- 70% of survey respondents support the idea of the town bringing a new fiber network, with an additional 16% saying they might support the idea but need more information. The primary reasons cited for wanting a fiber network are the hopes for more competition, the hope for lower prices, and the hope for more reliable broadband.
- But the key finding of the survey, the study notes, is that 36% said they would definitely buy from a new network. Another 30% said they would probably buy service, and 16% said they would consider buying service. Only 18% said they were unlikely to consider buying service from a new network. [CCG] interpret[s] the survey to mean that as many as 61% of residents in Falmouth would consider moving broadband service to a new fiber network.
Painting the Financial Picture
The thorough 216-page study also examined various financing options. While it found that an open access model would not be profitable for the town, the study says, a public-private partnership could succeed where the town builds the network with a private ISP partner. The study also said it would be feasible for Falmouth to operate a fiber ISP on its own with revenue bond funding that would break even with a 48% penetration rate or with a bank financing at a 42% penetration rate.
As it relates to debt financing, the study described the debt needed to finance the network as “significant.”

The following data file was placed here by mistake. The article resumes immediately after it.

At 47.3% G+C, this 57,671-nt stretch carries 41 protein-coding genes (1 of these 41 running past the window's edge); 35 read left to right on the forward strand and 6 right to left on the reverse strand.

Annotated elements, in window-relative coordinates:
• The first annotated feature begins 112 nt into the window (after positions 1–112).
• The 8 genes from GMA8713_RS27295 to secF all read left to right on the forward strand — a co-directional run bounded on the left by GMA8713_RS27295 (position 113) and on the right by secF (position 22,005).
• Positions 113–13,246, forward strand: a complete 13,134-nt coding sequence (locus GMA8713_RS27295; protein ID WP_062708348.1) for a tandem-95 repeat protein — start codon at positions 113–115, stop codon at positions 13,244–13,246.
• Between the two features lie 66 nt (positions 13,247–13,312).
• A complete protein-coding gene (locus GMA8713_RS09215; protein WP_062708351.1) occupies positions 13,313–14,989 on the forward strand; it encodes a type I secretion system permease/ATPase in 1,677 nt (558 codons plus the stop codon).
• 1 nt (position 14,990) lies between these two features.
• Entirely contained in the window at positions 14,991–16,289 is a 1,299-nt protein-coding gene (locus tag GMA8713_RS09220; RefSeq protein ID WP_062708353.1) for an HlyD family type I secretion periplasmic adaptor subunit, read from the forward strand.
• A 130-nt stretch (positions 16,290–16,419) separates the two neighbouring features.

“If the town financed the business with bonds the needed bond financing would be in the range of $70 million. Traditional commercial bank financing would require almost $8 million in equity and loans of approximately $55 million,” the study says.
One possible way the town could save on construction costs, the study notes, is by sharing fiber with OpenCape, the non-profit who built the region’s middle-mile fiber network and is currently providing fiber broadband service to the town’s larger businesses, anchor institutions, and the downtown business district.
As the town weighs its options, members of a citizens group met with two as-of-yet-unnamed vendors who are willing to build the network with their own construction capital.
Currently, Falmouth residents have the duopoly option of Comcast and Verizon DSL. Verizon’s high-speed service, FiOS, doesn’t cross the Cape Cod Canal, which is why most Cape residents go with Comcast, whose service is expensive and too often unreliable.
“We’ve known for years we are getting second-rate broadband on Cape Cod,” Isenberg says. “The network here is not reliable. It’s worse in the summertime and really bad on a rainy day, especially when people stay home and watch Netflix.”
“We need reliable high-speed service, not just to handle summer visitors, but to support the year round population and local small businesses. We also have a lot of scientists who work from home and have big data requirements,” Isenberg notes, referring to Falmouth being home to a world-class marine science community, which includes the Woods Hole Oceanographic Institution and the Marine Biological Laboratory.
With several other Cape town’s watching closely, Falmouth now has the opportunity to lead the way on Cape Cod in bridging the region’s digital divide, boosting the local economy, and raising the standard of living.
The study identified several next steps, the most important of which are, 1) to decide if the town wants such a network and 2) educate the public on the network’s advantages.
Isenberg says, “if the people of Falmouth decide they want this (FTTH) network, the rest will be easy.”